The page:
Just in case you think that life and these ramblings have become 100% bike, I’m going to buck the trend this time. However, I do have some bike-related bits to start with.
If you know our fair city of Nottingham, you’ll also know that it sometimes isn’t the most car-friendly place in the world. However, you can always find somewhere to park a bike, which is one very good reason for having the Yamaha YBR125.
Going back to last Monday, my manager at work, who I’ll call Lynn (mainly because that’s her name), was due to attend the same work meeting as me across the city. Lynn said that she’d bring her car in so that we could go there together. I suggested that we could go on the Heritage Softail, and Lynn jumped at the chance, provided that Sue, my wife, didn’t object to her pillion seat being occupied by another. I duly checked and was given the go-ahead.
Monday dawned and I remembered the spare lid, gloves and neck tube. I arrived at work at the appointed hour to meet Lynn, who phoned in from home, not to bottle out, but to beg a lift from home to the meeting – a rather longer ride. I picked her up from her front door, gave her the usual new pillion briefing; things like don’t lean, let the bike do it; keep you feet up until we get there… Lynn climbed aboard to admiring glances from her teenage son and we set off. By the second street I remembered that Lynn rides horses and uses her knees to hang on – and has she got some grip! A Softail pillion seat is a bit higher than the rider’s seat and her knees and my kidneys were occupying the same bit of space. At our destination, no more than five miles or across the city, Lynn climbed off and wobbled. She had been gripping me so tightly that she could hardly stand up.
With a slightly revised version of the pillion briefing, the ride back to work after the meeting was a bit more comfortable for both of us.
Let’s fast forward to the weekend. Saturday was the warmest day of the year so far with warm sunshine all day. It started with a Sherwood Chapter committee meeting at Robin Hood Harley Davidson, followed by a chapter ride-out to the Cat & Fiddle pub at the top of a spectacular peak district pass. Although the ride was very well patronised by Chapter members, Sue and I headed off on our own to another part of Derbyshire; Rowsley South Station of Peak Rail.
We blew out the chapter ride for the outstandingly good reason that we had arranged to meet with Martin Cowling, an Australian trainer and consultant in volunteer management, at the railway. When I met Martin at a volunteering conference last year, we somehow started talking about trains and discovered a mutual interest. I invited him to come to Peak Rail as soon as he could make it, and this was the day.
With the chapter committee meeting having rambled on for a bit longer than I expected it to, we arrived at the railway a little later than we should have to be greeted by a chrus of railway volunteers saying, “There’s been someone asking for you.” For a few dreadful minutes, I thought that we had missed Martin and co, but just as the needs of the inner man took over and my pie and chips from the buffet arrived, our guests were spotted walking down the yard across from the station platform. Once they had arrived on the platform, introductions were made when Sue and and I were delighted to meet Martin along with Rob Jackson, (who is another figure from the world of Volunteering) along with his wife and two young sons. They had already had a trip on the train and a guided tour of the LMS Carriage Association‘s restoration shed and workshop.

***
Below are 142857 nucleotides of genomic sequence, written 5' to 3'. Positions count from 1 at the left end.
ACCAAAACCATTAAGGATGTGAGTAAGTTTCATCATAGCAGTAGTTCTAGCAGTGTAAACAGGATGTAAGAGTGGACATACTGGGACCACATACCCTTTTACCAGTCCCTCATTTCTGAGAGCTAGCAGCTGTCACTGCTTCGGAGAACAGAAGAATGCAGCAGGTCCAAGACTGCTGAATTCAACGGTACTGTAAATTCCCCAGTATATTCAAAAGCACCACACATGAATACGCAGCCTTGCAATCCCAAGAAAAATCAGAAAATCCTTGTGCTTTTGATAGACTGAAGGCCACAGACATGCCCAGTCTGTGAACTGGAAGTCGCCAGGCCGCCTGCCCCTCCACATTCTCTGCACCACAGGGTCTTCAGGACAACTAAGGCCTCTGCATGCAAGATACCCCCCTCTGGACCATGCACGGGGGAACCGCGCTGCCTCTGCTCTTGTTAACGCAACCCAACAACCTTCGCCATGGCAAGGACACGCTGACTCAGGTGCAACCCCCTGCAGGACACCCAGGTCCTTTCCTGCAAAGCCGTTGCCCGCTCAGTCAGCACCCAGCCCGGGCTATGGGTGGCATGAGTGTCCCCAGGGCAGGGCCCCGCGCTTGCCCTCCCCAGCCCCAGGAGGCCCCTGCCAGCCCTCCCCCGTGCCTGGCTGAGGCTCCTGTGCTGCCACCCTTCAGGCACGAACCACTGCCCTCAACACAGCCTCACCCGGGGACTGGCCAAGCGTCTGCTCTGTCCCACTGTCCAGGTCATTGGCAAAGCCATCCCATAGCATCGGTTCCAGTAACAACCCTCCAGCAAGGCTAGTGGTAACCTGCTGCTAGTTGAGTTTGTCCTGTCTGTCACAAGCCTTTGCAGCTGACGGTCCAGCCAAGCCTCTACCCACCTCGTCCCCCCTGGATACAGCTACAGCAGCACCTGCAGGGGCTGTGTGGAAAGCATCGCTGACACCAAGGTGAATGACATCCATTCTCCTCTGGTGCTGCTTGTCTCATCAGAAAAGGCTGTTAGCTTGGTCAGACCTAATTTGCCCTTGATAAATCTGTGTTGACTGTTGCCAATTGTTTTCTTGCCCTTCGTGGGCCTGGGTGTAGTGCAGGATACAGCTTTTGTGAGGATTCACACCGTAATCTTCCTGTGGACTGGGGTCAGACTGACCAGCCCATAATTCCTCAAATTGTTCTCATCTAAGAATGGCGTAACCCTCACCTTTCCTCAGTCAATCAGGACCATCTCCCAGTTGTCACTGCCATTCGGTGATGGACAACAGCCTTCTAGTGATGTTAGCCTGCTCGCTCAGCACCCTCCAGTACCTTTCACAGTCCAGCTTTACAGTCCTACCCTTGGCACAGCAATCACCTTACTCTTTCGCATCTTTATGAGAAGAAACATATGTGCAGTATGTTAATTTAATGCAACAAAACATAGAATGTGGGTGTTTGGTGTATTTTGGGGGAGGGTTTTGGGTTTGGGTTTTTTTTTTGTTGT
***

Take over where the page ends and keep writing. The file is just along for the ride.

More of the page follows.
While we were talking on the platform the train arrived at Rowsley station where Jackie Statham, the railway’s Joint Managing Director and ultimate volunteer, invited us all into the restaurant car, known at Peak Rail as The Palatine. We were treated to tea and cakes during a ride down the line to Matlock with some special chocoalte cakes for the children. All of our group, very much including Sue and I, enjoyed the experience immensely, but for Martin, it got better still when we arrived at Matlock Riverside station. Jackie asked him if he would like to ride back to Rowsley on the footplate of the steam locomotive. At first, Martin didn’t seem too keen, but once he realised that this was genuine offer, he was delighted and went off to join the loco crew for the trip back, while the rest of us drank more tea.
On arrival back at Rowsley South, we took a walk down the yard towards the almost-completed engine shed and the Class 37 diesels, where we reminisced for a while about the old Inter City “Swallow” livery. By then, time was marching on and we went our separate ways; Martin flying out to the USA to work, as well as riding on an American railway or two.
I was back at the railway today (Sunday) as guard on the train, but that’s a fairly regular occurence and a fuller story can wait for another day.